The following table presents the fraction of cut edges in the Twitter graph obtained via different algorithms for various values of k, the number of clusters. The numbers given in parentheses denote the size imbalance factor: i.e., the relative difference of the sizes of largest and smallest clusters. Here “Vanilla Affinity Clustering” denotes the first stage of our algorithm where only the hierarchical clustering is built and no further processing is performed on the cuts. Notice that this is already as good as the best previous work (shown in the first two columns below), cutting a smaller fraction of edges while achieving a perfect (and thus better) balance (i.e., 0% imbalance). The last column in the table includes the final result of our algorithm with the post-processing.

    k
    UB13
    (5%)
    Vanilla Affinity
    Clustering
    (0%)
    Final Algorithm
    (0%)
    20
    37.0%
    38.0%
    35.71%
    27.50%
    40
    43.0%
    40.0%
    40.83%
    33.71%
    60
    46.0%
    43.0%
    43.03%
    36.65%
    80
    47.5%
    44.0%
    43.27%
    38.65%
    100
    49.0%
    46.0%
    45.05%
    41.53%

    Applications
    We apply balanced graph partitioning to multiple applications including Google Maps driving directions, the serving backend for web search, and finding treatment groups for experimental design. For example, in Google Maps the World map graph is stored in several shards. The navigational queries spanning multiple shards are substantially more expensive than those handled within a shard. Using the methods described in our paper, we can reduce 21% of cross-shard queries by increasing the shard imbalance factor from 0% to 10%. As discussed in our paper, live experiments on real traffic show that the number of multi-shard queries from our cut-optimization techniques is 40% less compared to a baseline Hilbert embedding technique. This, in turn, results in less CPU usage in response to queries. In a future blog post, we will talk about application of this work in the web search serving backend, where balanced partitioning helped us design a cache-aware load balancing system that dramatically reduced our cache miss rate.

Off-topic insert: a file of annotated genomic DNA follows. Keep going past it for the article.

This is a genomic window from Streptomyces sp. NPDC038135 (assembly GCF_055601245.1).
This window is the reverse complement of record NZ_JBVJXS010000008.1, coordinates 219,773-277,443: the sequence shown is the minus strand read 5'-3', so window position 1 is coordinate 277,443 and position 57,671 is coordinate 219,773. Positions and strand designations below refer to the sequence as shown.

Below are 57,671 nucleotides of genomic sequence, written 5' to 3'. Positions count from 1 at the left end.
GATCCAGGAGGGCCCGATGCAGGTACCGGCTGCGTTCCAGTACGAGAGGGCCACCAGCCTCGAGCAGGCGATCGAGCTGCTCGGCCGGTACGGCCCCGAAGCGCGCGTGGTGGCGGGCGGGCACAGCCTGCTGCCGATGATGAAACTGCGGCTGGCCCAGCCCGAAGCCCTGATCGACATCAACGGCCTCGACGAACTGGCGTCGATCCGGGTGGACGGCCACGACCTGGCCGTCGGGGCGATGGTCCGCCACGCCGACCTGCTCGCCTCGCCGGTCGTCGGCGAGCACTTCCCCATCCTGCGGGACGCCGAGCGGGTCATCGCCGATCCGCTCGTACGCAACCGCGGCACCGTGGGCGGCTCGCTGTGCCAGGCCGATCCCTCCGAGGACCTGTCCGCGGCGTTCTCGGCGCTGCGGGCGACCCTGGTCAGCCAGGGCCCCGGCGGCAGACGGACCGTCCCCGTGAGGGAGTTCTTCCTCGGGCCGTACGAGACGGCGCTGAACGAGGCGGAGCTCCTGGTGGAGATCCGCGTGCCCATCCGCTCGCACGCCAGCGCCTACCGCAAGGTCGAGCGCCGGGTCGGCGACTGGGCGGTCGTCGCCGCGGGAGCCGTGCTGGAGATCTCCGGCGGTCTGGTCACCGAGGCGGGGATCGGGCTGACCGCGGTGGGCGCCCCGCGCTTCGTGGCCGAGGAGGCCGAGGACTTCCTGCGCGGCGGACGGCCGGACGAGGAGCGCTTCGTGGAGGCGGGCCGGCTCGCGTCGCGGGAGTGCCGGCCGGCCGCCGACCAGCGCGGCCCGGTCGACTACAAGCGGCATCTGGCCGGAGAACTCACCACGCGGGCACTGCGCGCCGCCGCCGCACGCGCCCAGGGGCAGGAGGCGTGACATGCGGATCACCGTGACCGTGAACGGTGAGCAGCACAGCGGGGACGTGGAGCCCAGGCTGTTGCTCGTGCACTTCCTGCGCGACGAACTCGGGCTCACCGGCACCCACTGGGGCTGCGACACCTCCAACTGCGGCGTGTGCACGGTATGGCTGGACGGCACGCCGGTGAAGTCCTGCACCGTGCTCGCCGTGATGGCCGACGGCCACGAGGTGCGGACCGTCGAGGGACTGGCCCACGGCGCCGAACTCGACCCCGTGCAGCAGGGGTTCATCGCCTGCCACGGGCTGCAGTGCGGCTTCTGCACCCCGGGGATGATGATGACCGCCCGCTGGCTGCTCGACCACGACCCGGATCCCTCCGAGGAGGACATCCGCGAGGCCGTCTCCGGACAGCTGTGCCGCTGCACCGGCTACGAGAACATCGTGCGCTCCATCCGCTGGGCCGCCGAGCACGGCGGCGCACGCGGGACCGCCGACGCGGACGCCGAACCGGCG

Acknowledgements
    We especially thank Vahab Mirrokni whose guidance and technical contribution were instrumental in developing these algorithms and writing this post. We also thank our other co-authors and colleagues for their contributions: Raimondas Kiveris, Soheil Behnezhad, Mahsa Derakhshan, MohammadTaghi Hajiaghayi, Silvio Lattanzi, Aaron Archer and other members of NYC Algorithms and Optimization research team.